Wednesday, February 16, 2011

So Long Sloan

Thursday February 10, 2011 was a solemn day in professional sports.  Not only was I shocked by the news that Jerry Sloan would be stepping down from his seemingly permanent post as the head coach of the Utah Jazz, I was also saddened.  See, I djs2on’t really know what life is like without Sloan operating as the commanding officer of the Jazz. 

I was born in 1987.  Jerry became the head coach of the Jazz in 1988, but had been with the team for several seasons beforehand.  So basically, my entire life, for literally as long as I can remember, Sloan had been a staple on the Utah sideline.  Jerry Sloan was the Utah Jazz.  Other things changed, but not that.  Players, coaches, and even entire franchises have came and gone, but Jerry’s consistency could be counted on.  I changed also, as I went through the unavoidable ups and downs of adolescence, graduated college, and grew up, and all the while Sloan soldiered on, pushing out a playoff-bound product year after year.

Not enough people will be disheartened by this development because not enough people appreciated him while he was active.  He wasn’t overtly loud (maybe Stan Van could take a page out of Sloan’s script on that one), he wasn’t flashy.  No, he was just a consistent winner; winning both the respect of his players and enough basketball games to produce two decades of successful seasons and playoff appearances in js1Utah.  For all his accomplishments it is unfortunate that many will mar him for his lack of a championship.  It is possible that Sloan was even underappreciated by the League itself, as he was unable to secure a single Coach of the Year Award on his way to becoming the NBA’s third all-time winningest coach.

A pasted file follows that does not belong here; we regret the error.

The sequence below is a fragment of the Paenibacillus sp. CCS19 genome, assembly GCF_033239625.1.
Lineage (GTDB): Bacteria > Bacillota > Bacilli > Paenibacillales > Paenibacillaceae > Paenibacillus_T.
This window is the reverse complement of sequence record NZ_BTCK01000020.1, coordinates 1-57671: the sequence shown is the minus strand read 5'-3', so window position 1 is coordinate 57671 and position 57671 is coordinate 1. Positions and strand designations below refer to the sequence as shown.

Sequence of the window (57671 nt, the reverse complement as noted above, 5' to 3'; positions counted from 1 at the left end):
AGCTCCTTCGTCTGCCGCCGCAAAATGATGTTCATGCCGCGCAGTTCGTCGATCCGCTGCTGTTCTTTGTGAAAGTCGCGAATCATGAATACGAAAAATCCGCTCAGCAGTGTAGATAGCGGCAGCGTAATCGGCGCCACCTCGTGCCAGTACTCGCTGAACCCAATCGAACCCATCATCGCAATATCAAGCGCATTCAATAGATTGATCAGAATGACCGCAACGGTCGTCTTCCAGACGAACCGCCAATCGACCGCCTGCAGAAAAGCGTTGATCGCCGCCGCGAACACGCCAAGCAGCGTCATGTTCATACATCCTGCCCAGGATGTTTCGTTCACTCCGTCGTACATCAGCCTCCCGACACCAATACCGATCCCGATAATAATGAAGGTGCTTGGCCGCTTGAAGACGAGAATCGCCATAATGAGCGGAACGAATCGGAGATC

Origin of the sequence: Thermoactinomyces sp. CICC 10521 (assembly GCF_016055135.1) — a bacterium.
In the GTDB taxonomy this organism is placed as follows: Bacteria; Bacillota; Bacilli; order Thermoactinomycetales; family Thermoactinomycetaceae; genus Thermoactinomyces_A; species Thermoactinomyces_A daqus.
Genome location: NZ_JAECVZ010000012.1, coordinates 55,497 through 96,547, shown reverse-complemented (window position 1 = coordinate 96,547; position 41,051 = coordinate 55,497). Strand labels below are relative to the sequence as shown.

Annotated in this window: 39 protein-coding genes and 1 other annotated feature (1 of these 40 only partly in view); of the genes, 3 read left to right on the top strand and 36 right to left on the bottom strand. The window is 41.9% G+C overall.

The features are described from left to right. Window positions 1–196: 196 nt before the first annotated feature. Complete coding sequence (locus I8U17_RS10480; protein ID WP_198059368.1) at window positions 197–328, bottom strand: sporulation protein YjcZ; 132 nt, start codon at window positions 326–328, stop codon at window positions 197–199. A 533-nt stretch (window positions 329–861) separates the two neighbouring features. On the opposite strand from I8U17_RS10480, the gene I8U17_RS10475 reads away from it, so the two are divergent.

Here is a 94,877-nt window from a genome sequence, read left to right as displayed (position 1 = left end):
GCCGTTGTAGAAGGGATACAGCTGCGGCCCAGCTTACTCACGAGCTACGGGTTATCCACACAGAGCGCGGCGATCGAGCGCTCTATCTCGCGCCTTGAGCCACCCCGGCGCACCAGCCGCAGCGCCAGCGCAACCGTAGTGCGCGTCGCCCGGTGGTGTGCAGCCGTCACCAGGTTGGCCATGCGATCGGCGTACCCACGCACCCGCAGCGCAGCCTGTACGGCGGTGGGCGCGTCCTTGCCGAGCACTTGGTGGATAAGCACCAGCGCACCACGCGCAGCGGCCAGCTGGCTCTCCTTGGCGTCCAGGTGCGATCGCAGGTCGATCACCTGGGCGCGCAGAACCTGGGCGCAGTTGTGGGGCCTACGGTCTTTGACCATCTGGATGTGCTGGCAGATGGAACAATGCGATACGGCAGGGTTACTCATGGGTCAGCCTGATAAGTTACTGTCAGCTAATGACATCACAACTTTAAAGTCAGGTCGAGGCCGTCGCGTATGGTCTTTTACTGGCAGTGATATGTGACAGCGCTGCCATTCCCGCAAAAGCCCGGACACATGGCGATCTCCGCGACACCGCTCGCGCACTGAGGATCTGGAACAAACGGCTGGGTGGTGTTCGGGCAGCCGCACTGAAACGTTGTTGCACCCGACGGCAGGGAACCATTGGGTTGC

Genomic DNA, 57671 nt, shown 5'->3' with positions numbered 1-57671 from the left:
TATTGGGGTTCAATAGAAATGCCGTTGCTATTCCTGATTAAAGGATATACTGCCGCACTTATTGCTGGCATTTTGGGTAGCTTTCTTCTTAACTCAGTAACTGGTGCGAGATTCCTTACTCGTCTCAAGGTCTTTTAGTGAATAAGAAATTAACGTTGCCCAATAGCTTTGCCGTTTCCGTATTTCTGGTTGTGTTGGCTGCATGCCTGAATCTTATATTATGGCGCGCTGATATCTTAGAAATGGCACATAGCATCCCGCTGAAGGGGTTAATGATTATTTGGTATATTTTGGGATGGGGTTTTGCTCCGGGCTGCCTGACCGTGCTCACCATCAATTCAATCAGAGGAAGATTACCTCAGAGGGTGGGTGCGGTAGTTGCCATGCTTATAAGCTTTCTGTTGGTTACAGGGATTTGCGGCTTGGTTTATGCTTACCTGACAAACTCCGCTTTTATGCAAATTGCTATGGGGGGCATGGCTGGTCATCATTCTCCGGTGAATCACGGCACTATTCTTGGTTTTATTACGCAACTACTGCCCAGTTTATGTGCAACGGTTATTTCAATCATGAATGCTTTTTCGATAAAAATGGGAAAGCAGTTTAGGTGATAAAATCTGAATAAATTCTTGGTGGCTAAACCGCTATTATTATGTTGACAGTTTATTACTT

The circumstances surrounding Sloan’s departure are mysterious, as it seems out of character for the man to abandon his mission mid-season.  Whatever the case, quite a legacy was left, as Sloan was well-respected and appreciated by players and peers alike.  Such loyalty and continued consistency is uncommon in professional sports these days, and although everything must eventually come to and end, that consistency will certainly be missed on the sidelines in Salt Lake City, rings or not. 

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